• Promote partnerships with planners, transportation, and developers to create mixed-use, healthy communities that are walkable and provide opportunities for physical activity for all populations

OVERARCHING ISSUES

  • Revise and update of the Physical Activity Guidelines for Americans, either through legislative or regulatory opportunities:
  • LegislationPhysical Activity Guidelines for Americans Act
  • Increase surveillance for physical activity and aerobic fitness
  • Sync national policies with Institute Of Medicine (IOM) report recommendations
  • Support and provide comment on the Surgeon General’s Call to Action on Walking

Definition Appendix

 

Fitness Integrated with Teaching (FIT) Kids Act – Legislation that would establish a framework for schools to assess at the quality and quantity of PE they are providing, and provide parents with that information so they can better understand the PE their kids are receiving.

 

Successful, Safe, and Healthy Students Act – Legislation that would authorize $1 billion for grants to states to develop comprehensive, data-driven, and evidence-based programs to advance student achievement by promoting student health and wellness, preventing bullying, violence, and drug use, and fostering a positive school climate.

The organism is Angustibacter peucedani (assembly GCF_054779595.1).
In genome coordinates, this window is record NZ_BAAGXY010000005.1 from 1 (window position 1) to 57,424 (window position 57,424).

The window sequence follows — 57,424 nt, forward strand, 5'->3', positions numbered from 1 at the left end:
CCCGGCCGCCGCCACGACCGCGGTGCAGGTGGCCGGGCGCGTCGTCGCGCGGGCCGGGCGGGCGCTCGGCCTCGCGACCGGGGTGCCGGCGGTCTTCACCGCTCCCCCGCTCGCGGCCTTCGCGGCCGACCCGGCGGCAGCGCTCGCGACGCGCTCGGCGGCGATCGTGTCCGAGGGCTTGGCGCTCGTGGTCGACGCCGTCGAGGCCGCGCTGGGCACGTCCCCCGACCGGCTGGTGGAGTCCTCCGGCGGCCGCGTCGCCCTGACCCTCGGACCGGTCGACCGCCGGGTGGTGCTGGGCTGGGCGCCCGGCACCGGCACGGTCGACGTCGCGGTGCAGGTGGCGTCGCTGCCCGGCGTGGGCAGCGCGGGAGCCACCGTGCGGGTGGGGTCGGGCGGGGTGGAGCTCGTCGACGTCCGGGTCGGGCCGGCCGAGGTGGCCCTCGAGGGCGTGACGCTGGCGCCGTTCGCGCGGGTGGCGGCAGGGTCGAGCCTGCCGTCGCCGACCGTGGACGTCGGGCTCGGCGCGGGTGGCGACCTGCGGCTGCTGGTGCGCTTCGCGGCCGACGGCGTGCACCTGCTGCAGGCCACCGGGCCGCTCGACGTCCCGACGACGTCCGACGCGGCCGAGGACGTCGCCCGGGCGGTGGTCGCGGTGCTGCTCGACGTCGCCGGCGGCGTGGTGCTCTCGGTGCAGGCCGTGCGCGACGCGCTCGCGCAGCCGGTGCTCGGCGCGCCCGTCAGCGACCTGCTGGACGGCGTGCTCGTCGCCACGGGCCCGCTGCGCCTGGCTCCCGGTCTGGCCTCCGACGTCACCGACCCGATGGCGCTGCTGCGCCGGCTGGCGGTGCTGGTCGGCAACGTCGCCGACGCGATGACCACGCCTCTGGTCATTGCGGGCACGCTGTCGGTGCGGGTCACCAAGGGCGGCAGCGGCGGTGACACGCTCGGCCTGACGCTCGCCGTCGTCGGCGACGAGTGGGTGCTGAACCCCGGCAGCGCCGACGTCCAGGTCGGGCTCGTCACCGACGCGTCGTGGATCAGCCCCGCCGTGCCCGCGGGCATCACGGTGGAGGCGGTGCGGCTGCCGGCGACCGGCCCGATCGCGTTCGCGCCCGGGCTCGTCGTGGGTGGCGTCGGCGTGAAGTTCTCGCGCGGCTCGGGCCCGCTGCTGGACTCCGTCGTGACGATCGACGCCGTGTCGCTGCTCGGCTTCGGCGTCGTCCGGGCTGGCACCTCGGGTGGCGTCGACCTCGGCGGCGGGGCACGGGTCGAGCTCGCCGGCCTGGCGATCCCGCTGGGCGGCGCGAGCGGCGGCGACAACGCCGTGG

21st Century Learning Centers – A federal grant program that supports the creation of community learning centers to provide academic enrichment opportunities outside of school hours, especially for students in high-poverty and low-performing schools. Grants are administered by state education agencies.

 

Elementary and Secondary Education Act – Legislation first passed in 1965 and reauthorized periodically that funds primary and secondary education, establishes education standards, and provides for professional support and development for teachers. The most recent reauthorization occurred in 2001 as the No Child Left Behind Act.